There are some truly impressive performers attached to this project. Jimmy Smits plays Alex while Nestor Carbonell plays Frank. I know Carbonell primarily from his supporting role in Suddenly Susan so his dramatic turn in this show is a bit of a surprise for me, though I know he has done dramatic roles in the past. Playing Pancho an Amalia are Hector Elizondo and Rita Moreno. Moreno is notable as one of only two people to win an Oscar, an Emmy, a Tony and a Grammy. Polly Walker, who played Atia of the Julii in HBO's Rome, appears as Ellis Samuels.

I find it difficult to evaluate the writing on this show, primarily because this is the pilot and as such it serves primarily as a platform to introduce us to the characters, and to provide some depth to the major characters – Pancho, Alex, and Frank. We know for example that family patriarch Pancho is dying, that he not only considers Alex to be part of the family but in some ways favours him and prefers his level headedness to Frank's impetuosity. In some ways Alex – the son he "chose" – is preferred to the sons his wife gave him. It may very well be because of that night when Lucia was killed and Alex showed his strength by shooting the killers. Frank on the other hand is hot-headed and impulsive. Not only is he literally in bed with the enemy (Ellis) but he seems unable or unwilling to see the big picture the way that Alex does. Alex is the planner while Frank is the one who rushes in without thought of the consequences. And because Frank realises that Alex is Pancho's favourite he never misses an opportunity to attack Alex directly or indirectly. It is Frank who insinuates that Alex joined the Army to please Pancho and married Isabel to secure his position in the family, an idea that both Alex and his wife dismiss with disdain.

Of course it is Alex that we get the most understanding of. He is devoted family man both to his wife and their three children (soon to be four since Isabel announced that she was pregnant) and to the family which raised him. The biggest thing that we learned is that the man is ruthless in dealing with his enemies. It gives his threat to Samuels an extra menace knowing that as a teenager he killed someone and that he had plans in place for the man who he perceive as threatening his youngest son. His foresight and intelligence in realizing the importance of ethanol in a society where alternative fuels are being sought is indicative of his intelligence. (Incidentally ethanol from sugar is already in use as an alternative fuel in Brazil where 50% of cars use ethanol exclusively. Sugar cane has a higher sucrose content than corn, is easier to extract and in Brazil the waste product is used as a fuel in power generation.) An intelligent, ruthless man is an extremely dangerous man and while it is clear that Alex is not a criminal by nature it is also clear that he is not above breaking the law for what he perceives to be the greater good of his family.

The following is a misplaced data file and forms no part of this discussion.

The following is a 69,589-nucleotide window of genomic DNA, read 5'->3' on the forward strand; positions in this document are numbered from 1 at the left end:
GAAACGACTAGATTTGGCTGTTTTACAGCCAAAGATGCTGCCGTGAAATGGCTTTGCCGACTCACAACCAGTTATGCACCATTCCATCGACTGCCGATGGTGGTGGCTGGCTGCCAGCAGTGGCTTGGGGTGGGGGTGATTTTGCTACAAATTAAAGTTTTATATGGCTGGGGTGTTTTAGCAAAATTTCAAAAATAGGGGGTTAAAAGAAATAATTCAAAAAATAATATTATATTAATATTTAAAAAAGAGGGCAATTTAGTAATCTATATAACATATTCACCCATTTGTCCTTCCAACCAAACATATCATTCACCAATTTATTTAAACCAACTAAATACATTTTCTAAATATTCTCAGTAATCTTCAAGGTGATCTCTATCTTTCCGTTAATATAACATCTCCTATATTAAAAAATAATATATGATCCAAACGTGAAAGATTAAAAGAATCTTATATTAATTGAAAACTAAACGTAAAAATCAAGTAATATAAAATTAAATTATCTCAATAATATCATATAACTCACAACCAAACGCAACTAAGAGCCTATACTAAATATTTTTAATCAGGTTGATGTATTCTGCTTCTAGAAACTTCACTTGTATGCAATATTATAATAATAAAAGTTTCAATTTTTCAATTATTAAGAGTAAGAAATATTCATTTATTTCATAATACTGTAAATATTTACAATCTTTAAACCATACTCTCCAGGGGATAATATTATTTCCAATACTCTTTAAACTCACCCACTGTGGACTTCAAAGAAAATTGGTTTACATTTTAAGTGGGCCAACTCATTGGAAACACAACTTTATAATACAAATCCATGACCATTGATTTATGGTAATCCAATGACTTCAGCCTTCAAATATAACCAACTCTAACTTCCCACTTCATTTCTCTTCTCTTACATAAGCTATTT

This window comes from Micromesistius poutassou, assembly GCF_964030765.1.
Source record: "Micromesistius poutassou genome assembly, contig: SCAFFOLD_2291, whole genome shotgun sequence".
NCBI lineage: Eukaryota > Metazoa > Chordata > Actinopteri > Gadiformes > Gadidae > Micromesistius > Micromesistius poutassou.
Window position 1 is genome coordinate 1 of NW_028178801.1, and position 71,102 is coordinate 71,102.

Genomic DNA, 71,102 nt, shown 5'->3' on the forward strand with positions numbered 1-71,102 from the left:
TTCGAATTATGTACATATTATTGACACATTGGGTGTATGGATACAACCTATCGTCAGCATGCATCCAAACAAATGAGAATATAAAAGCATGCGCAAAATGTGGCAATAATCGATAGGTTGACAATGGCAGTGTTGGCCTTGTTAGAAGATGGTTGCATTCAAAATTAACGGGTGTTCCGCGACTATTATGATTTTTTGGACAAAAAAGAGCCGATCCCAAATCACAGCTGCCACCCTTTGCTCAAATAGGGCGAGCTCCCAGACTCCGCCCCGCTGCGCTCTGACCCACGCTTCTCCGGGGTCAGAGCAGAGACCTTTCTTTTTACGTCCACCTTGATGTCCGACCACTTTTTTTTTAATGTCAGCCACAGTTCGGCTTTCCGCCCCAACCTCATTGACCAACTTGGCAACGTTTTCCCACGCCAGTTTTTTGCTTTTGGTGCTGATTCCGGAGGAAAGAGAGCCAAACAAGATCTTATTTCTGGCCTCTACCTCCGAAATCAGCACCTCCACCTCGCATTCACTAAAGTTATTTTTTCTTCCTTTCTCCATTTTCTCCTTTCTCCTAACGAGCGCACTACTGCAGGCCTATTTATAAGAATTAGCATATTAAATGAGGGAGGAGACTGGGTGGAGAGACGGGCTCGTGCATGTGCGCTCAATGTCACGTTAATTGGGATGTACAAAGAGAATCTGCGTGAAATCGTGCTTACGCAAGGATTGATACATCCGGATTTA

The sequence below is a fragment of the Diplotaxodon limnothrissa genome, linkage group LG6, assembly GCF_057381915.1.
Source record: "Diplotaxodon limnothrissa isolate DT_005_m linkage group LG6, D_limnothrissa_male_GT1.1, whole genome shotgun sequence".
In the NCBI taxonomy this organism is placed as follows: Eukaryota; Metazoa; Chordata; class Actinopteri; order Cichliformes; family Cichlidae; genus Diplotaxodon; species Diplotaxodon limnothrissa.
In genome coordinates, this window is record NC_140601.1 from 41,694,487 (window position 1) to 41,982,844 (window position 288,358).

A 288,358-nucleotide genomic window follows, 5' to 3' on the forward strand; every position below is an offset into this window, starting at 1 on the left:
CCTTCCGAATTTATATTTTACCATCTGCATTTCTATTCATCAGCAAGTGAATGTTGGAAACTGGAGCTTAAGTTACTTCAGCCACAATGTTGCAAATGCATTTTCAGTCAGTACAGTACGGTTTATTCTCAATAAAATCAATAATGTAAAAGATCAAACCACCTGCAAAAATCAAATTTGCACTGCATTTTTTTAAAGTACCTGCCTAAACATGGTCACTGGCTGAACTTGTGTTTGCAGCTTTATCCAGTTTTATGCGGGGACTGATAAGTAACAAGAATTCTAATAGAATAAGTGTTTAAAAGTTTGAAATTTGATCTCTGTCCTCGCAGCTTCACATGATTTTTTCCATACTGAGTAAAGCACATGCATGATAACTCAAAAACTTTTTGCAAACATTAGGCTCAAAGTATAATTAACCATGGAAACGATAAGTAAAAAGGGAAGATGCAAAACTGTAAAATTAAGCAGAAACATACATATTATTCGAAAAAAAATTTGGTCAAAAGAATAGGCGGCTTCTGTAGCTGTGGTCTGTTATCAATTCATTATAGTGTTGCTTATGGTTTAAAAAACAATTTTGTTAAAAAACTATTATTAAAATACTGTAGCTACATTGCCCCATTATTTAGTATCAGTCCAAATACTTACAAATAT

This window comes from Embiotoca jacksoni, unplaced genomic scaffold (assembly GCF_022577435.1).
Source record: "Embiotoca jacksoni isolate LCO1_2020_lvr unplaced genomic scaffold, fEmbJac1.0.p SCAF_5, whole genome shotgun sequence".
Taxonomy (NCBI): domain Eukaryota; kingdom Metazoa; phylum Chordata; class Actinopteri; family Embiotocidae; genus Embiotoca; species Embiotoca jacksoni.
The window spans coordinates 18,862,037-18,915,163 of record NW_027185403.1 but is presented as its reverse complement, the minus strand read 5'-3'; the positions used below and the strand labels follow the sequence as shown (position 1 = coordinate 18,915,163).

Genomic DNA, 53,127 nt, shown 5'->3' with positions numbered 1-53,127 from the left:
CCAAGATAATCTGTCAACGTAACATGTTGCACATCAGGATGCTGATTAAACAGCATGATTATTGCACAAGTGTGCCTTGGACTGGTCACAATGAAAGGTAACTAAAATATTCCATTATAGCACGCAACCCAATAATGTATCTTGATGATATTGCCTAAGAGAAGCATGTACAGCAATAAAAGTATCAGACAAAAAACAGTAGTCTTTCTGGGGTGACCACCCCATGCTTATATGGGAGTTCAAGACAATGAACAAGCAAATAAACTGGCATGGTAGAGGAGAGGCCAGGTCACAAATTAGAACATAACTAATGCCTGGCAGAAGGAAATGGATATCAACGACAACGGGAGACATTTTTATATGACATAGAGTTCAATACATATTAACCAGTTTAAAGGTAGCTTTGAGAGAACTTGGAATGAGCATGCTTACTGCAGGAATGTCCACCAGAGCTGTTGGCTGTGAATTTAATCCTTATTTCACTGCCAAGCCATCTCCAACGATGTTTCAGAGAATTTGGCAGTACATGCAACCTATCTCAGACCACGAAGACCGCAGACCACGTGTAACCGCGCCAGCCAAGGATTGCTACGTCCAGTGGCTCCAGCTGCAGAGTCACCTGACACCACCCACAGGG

As I've said, this is one of those cases where I'm not really happy reviewing the pilot of this show. Interestingly I've seen the pilot described in some sources as strong and in others as dull. There were parts of it that I felt were weak and that could be accentuated. While I'm convinced that the central relationships in this show will continue to center on the Alex (and Isabel)-Pancho-Frank triangle I would have liked to have seen more development of other characters. Rita Moreno seemed to be almost relegated to the status of set decoration in this episode and at that she was luckier than Katie who was barely noticeable. Much the same can be said about Frank and Alex's brother Henry who at this stage at least seems firmly aligned with Alex. The trouble is that this is about all we really know about him. The thing is that this show is a family saga and one that will develop shades and nuances as episodes pass, even if the plots of the individual episodes are pretty much self-contained. The pilot is lacking that undefinable "something" that will make it a superior show. The potential for significant drama exists – for one thing will Pancho's intentions succeed or will things end up for the Duques the way they did for the family of poor old King Lear. The trouble is that like the first page of a novel the pilot of a show like this is no real indicator of what is to follow. If I were using the Ebert-Siskel thumbs system of rating shows (which of course I'm not because that would mean paying money to the copyright holders or stealing intellectual properties) my thumb would be quivering in an indecisive sideways position, neither up more down. This one, more so than last week's K-Ville will definitely require further study before I can really make any decision about it. For now anyway I am firmly – and uncomfortably – on the fence about Cane.